Why the elderly should fear euthanasia

David Richmond

The proposal that euthanasia and/or physician assisted suicide (PAS) should be legalised targets older people. The reason is not hard to find: people at that end of the age spectrum are beginning to realise that their lives are not infinite. Generally speaking, people fear the process of dying more than death itself. Hence there is a ready audience for the line that older people have the most to gain from legalising these practices. It is ironic, however, that the very people who are the main supporters of legalised euthanasia or PAS have the most to fear from it. What should they fear?

1. They should fear being groomed for a death they really don't want

As a practicing geriatrician I heard time and again, older people telling me that they "didn't want be a burden." Most were not terminally ill: just sensitive to a society that tends to regard its older population as a burden, and therefore likely to accede to even subtle suggestions that they have 'had a good innings.' Dutch statistics show that more than 30% of people requesting euthanasia do so on grounds including not wishing to be 'a burden'. Is that really freedom of choice? The elderly are not the only ones susceptible to this. Doctor Richard Fenigsen reported that in Holland, when Parliament was first considering making euthanasia legal, a group of handicapped adults wrote as follows to the Parliamentary Committee for Health Care and Justice:

"We feel our lives threatened...We realise that we cost the community a lot...Many people think we are useless...Often we notice that we are being talked into desiring death...We will find it extremely dangerous and frightening if the new medical legislation includes euthanasia."

For many older people, the source of the pressure of being thought a 'burden' is their family; younger members feeling thwarted because they are unable to access their older relative's resources, burdensome care-giving or soured family relationships may all contribute. Those of us who work in the sector are regularly faced with such issues.

2. They should fear becoming the victims of death by euthanasia without their consent

Older people almost inevitably at some point cede control of their environment to others and are therefore at risk from those health professionals and others who assume that control and have the power to harm them - including killing them without their informed consent. In Holland the practice has moved rapidly from euthanasia on request (legal) to euthanasia of people who could not, or if they could have, did not, request it. Older people are the majority of victims. In Holland and Belgium many more people suffer the ultimate loss of dignity by being euthanased without their consent than are euthanased on request. If euthanasia were to be legalised, older people would assuredly discover that a minority's fear of dying is replaced by a majority fear of being killed without their consent - with the noblest intentions of course. Psychiatry Professor Herbert Hendin of New York, after personally investigating the practice of euthanasia in Holland, concluded that guidelines established by the Dutch for the practice of assisted suicide and euthanasia were consistently violated and could not be enforced. The most important thing we can learn from the Dutch experience over 30 years is that the practice of euthanasia cannot be controlled by legislation.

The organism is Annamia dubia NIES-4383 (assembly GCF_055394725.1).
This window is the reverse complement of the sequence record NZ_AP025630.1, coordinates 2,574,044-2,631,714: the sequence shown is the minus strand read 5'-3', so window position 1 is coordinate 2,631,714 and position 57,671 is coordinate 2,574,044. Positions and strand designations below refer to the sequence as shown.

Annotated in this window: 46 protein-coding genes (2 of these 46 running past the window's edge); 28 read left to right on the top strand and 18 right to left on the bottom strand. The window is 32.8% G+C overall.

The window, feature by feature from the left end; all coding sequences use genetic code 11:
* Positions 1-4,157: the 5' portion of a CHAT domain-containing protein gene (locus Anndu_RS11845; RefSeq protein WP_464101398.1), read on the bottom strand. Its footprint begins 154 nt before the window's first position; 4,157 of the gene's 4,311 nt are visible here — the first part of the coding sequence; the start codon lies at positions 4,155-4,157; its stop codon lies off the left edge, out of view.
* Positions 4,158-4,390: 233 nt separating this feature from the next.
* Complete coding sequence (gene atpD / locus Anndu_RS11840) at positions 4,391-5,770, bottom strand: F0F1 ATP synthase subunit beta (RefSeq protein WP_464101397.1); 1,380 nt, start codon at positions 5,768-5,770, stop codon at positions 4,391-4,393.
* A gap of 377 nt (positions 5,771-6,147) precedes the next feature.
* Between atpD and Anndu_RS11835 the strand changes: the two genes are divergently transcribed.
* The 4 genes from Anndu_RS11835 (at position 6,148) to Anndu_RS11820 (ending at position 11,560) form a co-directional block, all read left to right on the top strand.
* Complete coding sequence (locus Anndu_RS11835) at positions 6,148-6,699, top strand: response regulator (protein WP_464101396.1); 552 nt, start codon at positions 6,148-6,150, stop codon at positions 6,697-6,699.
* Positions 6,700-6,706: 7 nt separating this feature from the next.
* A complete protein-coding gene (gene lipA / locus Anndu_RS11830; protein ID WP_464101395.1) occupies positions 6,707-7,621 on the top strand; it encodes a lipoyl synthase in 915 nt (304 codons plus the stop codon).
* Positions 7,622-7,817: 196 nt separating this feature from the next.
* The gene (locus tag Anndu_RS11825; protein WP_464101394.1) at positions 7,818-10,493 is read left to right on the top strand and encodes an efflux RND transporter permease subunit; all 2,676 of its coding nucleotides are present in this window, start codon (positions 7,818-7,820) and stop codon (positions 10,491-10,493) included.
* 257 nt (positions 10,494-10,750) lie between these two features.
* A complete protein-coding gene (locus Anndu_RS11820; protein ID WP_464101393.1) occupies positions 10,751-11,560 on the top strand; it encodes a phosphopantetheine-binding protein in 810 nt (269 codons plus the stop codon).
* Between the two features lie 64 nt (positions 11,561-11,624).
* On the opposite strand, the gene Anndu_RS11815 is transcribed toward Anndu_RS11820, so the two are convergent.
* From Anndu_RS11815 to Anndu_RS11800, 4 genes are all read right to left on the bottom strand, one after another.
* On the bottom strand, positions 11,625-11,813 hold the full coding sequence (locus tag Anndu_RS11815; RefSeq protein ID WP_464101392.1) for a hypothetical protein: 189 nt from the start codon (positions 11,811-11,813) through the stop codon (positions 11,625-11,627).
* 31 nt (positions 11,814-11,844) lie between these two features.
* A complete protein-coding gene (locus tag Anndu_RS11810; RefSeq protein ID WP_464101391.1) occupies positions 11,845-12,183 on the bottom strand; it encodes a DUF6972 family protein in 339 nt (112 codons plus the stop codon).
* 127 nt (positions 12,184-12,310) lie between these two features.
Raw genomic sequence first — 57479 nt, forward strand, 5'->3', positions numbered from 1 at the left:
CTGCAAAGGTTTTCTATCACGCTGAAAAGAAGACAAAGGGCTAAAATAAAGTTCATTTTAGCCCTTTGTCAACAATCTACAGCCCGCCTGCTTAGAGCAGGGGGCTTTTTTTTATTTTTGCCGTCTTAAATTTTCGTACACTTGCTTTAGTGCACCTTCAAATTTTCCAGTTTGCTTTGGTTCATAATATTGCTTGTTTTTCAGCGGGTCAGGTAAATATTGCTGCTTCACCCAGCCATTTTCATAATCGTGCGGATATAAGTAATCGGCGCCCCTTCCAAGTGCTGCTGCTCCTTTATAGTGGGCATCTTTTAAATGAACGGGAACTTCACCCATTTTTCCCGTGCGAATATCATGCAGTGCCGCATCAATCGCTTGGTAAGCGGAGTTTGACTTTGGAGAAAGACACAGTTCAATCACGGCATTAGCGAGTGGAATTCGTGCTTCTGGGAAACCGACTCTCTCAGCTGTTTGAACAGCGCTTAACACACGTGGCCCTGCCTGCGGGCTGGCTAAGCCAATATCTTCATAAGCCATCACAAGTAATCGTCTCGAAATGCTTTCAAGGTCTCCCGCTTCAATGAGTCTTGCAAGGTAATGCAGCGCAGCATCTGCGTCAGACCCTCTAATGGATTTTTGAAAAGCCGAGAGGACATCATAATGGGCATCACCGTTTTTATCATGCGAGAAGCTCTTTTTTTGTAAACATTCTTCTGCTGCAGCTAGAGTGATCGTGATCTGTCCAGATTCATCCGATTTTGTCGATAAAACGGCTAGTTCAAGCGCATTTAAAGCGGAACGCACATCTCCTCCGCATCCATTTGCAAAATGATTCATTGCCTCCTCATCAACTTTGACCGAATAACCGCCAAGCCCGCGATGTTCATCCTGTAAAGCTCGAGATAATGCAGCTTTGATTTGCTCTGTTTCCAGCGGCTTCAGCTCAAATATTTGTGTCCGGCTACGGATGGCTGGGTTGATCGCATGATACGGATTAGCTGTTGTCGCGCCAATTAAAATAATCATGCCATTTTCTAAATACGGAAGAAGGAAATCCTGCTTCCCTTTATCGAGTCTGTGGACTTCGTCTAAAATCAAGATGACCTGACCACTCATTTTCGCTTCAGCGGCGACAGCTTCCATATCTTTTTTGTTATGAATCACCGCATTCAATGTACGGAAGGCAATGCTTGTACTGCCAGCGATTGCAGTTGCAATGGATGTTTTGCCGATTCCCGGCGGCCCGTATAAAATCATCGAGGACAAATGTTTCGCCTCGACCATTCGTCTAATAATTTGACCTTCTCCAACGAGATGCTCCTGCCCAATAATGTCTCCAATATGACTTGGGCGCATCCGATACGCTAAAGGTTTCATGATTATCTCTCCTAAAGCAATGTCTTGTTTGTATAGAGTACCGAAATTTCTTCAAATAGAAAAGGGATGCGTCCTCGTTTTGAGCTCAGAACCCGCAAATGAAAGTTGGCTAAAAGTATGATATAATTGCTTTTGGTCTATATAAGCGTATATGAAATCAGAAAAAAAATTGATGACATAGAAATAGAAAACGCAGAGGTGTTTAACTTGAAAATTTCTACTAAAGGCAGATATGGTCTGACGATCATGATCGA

3. They should be afraid of an unnecessary end by euthanasia because of incorrect diagnosis or prognosis

As we age, we are increasingly afflicted by disease. It is well recognised that all diagnoses, even in these days of advanced technology, are a matter of probability. That is, there is a chance that the diagnosis is not correct. According to Dr. Jerome Groopman , up to 15% of all diagnoses are incorrect. Clearly, the more diseases one has, the greater the likelihood that at least one diagnosis is incorrect. On average 33% of people aged 65 and over have three or more longstanding diseases requiring treatment. The older one gets, the greater the number of such disorders. The annals of medicine abound with incorrect diagnoses and erroneous predictions of immanent death. There are many records of people being euthanased where autopsies subsequently showed no evidence of fatal disease. In a recent Listener article, the first-hand account of a woman who recovered from a severe episode of blood poisoning included the following words highlighted by the editor: "I had always had an ambivalent attitude to voluntary euthanasia, but to my shock, I found myself vividly understanding the arguments in its favour". But consider: had her illness been in Holland, where euthanasia is legal, and had she expressed such sentiments to her doctors, she might well have been voluntarily euthanased; in which case she would not have been here to tell her story.

Older New Zealanders have to realise that if they allow legislation to pass so that euthanasia and/or PAS become legitimate components of therapy, in thinking that they have seized control over their life's end they will discover too late that they have actually lost it.

Emeritus Professor David Richmond was the Inaugural Masonic Professor of Geriatric Medicine and is the Founder and Chairman of the HOPE Foundation for Research on Ageing


1 Fenigsen R. A case against Dutch euthanasia.  Ethics and Medicine 1990: 6: 11 – 18.

2 Hendin H.  Commentary. The case against physician- assisted suicide – For the right to end of life care. Psych. Times, Vol XXI #2, February 2004.

3 Groopman, J.E.  How Doctors Think. Mariner Press 2008

4 Melbourne Herald Sun 27 May 2002

5 The Listener, February 19 – 25 2011, pages 26 – 28.